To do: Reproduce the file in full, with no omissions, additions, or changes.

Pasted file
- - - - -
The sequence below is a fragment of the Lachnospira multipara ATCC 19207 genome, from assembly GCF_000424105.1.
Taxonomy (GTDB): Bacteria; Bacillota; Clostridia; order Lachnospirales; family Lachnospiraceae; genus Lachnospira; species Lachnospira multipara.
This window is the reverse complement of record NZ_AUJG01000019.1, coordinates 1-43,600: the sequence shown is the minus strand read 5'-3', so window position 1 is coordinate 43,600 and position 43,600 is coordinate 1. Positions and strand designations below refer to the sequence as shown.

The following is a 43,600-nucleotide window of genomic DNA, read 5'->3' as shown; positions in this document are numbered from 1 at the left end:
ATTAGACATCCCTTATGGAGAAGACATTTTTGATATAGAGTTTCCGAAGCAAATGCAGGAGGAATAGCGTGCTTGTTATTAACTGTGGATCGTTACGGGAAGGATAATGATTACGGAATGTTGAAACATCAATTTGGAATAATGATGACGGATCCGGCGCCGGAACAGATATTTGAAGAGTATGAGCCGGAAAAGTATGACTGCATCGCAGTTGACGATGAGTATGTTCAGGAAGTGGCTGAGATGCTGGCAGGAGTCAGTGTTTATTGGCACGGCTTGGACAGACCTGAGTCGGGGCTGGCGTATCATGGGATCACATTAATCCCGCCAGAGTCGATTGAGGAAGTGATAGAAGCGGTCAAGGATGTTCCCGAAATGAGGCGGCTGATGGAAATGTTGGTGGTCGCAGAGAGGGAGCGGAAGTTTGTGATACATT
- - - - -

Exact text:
The sequence below is a fragment of the Lachnospira multipara ATCC 19207 genome, from assembly GCF_000424105.1.
Taxonomy (GTDB): Bacteria; Bacillota; Clostridia; order Lachnospirales; family Lachnospiraceae; genus Lachnospira; species Lachnospira multipara.
This window is the reverse complement of record NZ_AUJG01000019.1, coordinates 1-43,600: the sequence shown is the minus strand read 5'-3', so window position 1 is coordinate 43,600 and position 43,600 is coordinate 1. Positions and strand designations below refer to the sequence as shown.

The following is a 43,600-nucleotide window of genomic DNA, read 5'->3' as shown; positions in this document are numbered from 1 at the left end:
ATTAGACATCCCTTATGGAGAAGACATTTTTGATATAGAGTTTCCGAAGCAAATGCAGGAGGAATAGCGTGCTTGTTATTAACTGTGGATCGTTACGGGAAGGATAATGATTACGGAATGTTGAAACATCAATTTGGAATAATGATGACGGATCCGGCGCCGGAACAGATATTTGAAGAGTATGAGCCGGAAAAGTATGACTGCATCGCAGTTGACGATGAGTATGTTCAGGAAGTGGCTGAGATGCTGGCAGGAGTCAGTGTTTATTGGCACGGCTTGGACAGACCTGAGTCGGGGCTGGCGTATCATGGGATCACATTAATCCCGCCAGAGTCGATTGAGGAAGTGATAGAAGCGGTCAAGGATGTTCCCGAAATGAGGCGGCTGATGGAAATGTTGGTGGTCGCAGAGAGGGAGCGGAAGTTTGTGATACATT